Rand Paul On NPR: Disabilities Act Goes Too Far

May 20, 2010 7:44 a.m.

Rand Paul’s interview with NPR’s All Things Considered last night was the first sign the the freshly-minted Kentucky Republican Senate nominee might have some explaining to do today. The blogosphere is already alight with Paul’s interview with Rachel Maddow, but his interview on NPR shows that his libertarian views go deeper than just his take on the Civil Rights Act of 1964. Speaking with NPR’s Robert Siegel, Paul made the case for less federal involvement in workplace and environmental regulation, including his opposition to some components of the Americans With Disabilities Act.

Based on the NPR interview, Paul’s views seem to break down like this: a libertarian take on private freedom mixed with the tea party conservative-style frustration with the federal government. Rather than call for an end to all regulation of things like mining and energy production — a view that would likely jive with hardcore libertarians — Paul takes a tea party tack and calls for those things currently regulated by the federal government to be regulated by individual states instead.Here’s the interview in a nutshell, from Paul’s response to a question about whether or not he thinks the ADA is an example of federal “overreach”:

“I think a lot of things could be handled locally,” Paul told Siegel. “For example, I think that we should try to do everything we can to allow for people with disabilities and handicaps…I think if you have a two-story office and you hire someone who’s handicapped, it might be reasonable to let him have an office on the first floor rather than the government saying you have to have a $100,000 elevator. And I think when you get to solutions like that, the more local the better, and the more common sense the decisions are, rather than having a federal government make those decisions.”

The same logic applies to mining — a key industry in Kentucky — and evironmental regulation, Paul told NPR.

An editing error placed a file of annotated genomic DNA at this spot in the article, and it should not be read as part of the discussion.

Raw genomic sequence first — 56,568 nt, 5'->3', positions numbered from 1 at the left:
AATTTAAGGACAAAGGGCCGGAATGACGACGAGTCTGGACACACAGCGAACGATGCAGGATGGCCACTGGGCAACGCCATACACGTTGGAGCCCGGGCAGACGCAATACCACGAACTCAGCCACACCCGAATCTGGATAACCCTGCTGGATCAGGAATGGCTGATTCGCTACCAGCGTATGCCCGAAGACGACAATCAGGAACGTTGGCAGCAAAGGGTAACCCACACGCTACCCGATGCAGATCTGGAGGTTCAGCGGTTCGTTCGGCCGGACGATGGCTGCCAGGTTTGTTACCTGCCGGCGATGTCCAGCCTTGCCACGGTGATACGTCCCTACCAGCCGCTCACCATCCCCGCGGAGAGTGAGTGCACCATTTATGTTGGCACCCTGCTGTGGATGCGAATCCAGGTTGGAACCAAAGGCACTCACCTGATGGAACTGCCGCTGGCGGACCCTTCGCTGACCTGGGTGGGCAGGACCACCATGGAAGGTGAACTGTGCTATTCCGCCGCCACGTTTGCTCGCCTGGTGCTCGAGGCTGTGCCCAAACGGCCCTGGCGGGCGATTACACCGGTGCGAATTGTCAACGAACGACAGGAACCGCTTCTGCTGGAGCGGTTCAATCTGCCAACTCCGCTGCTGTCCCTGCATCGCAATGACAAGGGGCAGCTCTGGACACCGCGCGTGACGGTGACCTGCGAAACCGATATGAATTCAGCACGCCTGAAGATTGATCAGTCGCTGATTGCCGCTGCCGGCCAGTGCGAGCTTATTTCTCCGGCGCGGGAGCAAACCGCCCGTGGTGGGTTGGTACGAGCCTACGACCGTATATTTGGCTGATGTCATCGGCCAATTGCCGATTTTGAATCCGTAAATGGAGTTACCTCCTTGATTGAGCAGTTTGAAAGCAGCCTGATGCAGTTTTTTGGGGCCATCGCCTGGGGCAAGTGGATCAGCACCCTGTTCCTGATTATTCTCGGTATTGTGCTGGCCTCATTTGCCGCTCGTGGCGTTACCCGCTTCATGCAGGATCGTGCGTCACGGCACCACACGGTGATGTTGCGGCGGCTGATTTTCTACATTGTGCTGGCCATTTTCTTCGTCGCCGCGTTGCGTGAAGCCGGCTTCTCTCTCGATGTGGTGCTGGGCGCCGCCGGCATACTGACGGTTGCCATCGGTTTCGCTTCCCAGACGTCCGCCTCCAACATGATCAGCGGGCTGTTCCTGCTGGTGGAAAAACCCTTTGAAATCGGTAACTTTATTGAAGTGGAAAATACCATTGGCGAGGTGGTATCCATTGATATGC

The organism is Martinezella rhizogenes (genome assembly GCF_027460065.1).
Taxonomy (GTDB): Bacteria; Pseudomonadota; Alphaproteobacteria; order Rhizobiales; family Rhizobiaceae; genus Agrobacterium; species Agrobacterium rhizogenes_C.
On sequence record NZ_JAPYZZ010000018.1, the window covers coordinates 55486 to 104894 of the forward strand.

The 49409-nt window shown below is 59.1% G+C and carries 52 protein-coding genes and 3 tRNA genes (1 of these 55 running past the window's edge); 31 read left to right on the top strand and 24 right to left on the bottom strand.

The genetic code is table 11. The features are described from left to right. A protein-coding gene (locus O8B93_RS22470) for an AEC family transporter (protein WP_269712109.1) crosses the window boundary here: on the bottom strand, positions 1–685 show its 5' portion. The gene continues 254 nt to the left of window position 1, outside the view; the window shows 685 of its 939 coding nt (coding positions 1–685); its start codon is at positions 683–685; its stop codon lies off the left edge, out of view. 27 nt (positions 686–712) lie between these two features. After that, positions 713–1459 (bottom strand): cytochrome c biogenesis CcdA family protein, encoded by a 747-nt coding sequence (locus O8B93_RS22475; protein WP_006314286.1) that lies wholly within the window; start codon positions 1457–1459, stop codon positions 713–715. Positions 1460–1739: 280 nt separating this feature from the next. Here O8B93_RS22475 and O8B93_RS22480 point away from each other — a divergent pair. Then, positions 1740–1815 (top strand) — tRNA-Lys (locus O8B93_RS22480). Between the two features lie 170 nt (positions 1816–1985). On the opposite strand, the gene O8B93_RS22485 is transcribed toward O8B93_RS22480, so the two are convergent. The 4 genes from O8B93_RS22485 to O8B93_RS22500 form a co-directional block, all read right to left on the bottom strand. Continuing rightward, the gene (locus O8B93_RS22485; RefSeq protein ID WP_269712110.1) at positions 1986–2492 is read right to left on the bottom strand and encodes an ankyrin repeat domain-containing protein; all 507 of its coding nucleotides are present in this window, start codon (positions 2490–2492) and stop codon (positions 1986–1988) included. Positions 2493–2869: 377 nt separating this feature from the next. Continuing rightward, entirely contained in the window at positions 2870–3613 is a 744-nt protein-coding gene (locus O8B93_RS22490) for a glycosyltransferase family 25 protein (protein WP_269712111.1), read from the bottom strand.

“I think that most manufacturing and mining should be under the purview of state authorities,” he said.

Paul said the EPA is a prime example of what’s gone wrong with federal regulation.

“It’s kind of interesting that, you know, when the EPA was originally instituted, it wasn’t even passed by Congress. It was passed as an executive order by Nixon,” Paul said. “And I think there is some overreach in the sense that the EPA now says: You know what, if Congress doesn’t pass greenhouse emissions regulations or testing, we’ll simply do it on our own. I think that’s an arrogance of a regulatory body ran amok.”

Paul says views like these are part of what makes him a unique candidate this year — and represent the vocal right that has been dominating the Republican political debate.

“Well, I think we have a Tea Party mandate,” Paul said. “And that Tea Party mandate is for good-government type of things, things like term limits, things like a balanced budget amendment, things like read the bills for goodness sakes, things like that maybe Congress should only pass legislation that they apply to themselves as well. Also, that each piece of legislation they pass should point to where in the Constitution they get the authority for it.”

Listen to the interview here:

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